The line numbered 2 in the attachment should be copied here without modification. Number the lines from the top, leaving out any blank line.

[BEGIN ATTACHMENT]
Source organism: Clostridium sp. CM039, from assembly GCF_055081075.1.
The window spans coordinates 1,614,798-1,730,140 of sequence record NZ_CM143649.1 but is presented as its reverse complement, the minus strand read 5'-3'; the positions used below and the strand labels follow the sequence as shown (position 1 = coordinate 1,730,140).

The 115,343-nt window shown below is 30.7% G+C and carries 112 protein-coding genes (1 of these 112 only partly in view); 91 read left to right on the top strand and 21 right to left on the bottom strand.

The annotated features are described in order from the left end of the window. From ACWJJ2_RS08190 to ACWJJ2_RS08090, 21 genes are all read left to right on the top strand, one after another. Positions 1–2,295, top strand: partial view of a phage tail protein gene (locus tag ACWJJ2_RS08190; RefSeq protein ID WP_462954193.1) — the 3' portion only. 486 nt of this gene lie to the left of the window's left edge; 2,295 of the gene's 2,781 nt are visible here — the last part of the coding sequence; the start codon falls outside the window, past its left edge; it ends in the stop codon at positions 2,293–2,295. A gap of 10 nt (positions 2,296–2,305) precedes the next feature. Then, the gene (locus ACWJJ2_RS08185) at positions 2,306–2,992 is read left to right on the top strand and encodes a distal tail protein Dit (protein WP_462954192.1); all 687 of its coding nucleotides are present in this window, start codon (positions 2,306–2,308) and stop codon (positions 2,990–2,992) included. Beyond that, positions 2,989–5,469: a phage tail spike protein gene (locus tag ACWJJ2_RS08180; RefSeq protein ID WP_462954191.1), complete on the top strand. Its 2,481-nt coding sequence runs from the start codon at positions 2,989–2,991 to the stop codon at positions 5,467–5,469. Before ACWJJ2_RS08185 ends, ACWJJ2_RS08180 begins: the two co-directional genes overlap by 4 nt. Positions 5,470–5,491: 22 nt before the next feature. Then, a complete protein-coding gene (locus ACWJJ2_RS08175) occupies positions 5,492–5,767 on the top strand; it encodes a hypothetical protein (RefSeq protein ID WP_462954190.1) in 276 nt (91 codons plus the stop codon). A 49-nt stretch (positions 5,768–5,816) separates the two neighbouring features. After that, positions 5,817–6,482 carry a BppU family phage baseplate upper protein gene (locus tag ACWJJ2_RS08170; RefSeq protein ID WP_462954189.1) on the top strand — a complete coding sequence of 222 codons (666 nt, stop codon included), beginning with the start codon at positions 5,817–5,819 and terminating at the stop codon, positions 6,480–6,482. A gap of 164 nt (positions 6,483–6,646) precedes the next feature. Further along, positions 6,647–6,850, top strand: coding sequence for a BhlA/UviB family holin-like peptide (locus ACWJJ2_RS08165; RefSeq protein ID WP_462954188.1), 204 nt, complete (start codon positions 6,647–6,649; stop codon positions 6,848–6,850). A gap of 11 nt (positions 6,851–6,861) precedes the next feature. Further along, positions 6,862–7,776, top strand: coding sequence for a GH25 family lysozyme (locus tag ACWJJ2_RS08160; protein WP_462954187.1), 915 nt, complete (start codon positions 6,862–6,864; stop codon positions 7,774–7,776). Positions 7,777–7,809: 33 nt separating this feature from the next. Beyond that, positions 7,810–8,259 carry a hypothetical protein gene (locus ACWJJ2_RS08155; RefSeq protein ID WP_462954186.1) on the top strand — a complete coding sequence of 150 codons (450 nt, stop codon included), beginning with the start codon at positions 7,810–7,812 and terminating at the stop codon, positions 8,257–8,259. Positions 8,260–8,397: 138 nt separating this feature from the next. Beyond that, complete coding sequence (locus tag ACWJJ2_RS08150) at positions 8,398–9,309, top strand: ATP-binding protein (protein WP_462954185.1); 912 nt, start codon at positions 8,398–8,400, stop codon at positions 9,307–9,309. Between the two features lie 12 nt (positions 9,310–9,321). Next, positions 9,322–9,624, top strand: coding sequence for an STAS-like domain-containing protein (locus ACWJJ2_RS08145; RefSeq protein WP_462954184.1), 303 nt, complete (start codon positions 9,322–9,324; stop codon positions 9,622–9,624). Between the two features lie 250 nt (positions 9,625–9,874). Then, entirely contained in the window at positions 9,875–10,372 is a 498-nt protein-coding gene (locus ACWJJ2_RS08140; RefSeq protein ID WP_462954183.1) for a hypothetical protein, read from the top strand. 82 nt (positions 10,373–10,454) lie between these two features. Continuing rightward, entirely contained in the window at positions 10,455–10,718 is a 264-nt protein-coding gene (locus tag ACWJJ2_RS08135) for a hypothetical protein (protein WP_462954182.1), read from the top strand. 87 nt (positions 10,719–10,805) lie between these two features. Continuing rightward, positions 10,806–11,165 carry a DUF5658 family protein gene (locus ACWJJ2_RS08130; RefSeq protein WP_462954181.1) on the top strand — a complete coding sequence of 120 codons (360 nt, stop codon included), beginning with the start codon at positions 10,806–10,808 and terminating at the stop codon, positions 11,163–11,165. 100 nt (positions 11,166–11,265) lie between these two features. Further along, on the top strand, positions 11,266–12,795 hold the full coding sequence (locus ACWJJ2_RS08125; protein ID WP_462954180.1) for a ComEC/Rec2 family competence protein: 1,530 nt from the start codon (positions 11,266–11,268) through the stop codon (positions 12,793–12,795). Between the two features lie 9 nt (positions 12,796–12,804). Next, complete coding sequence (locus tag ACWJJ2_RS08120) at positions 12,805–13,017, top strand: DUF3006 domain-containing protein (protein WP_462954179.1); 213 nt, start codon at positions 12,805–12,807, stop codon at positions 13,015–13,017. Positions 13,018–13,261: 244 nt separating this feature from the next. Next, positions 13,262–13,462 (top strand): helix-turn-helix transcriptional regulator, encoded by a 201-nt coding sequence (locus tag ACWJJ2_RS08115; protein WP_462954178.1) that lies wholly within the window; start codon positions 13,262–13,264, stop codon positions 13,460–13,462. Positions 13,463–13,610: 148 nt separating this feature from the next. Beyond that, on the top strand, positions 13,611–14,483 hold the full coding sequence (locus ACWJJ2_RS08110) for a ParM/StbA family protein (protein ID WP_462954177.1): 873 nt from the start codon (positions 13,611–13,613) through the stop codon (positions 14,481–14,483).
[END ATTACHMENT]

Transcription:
The window spans coordinates 1,614,798-1,730,140 of sequence record NZ_CM143649.1 but is presented as its reverse complement, the minus strand read 5'-3'; the positions used below and the strand labels follow the sequence as shown (position 1 = coordinate 1,730,140).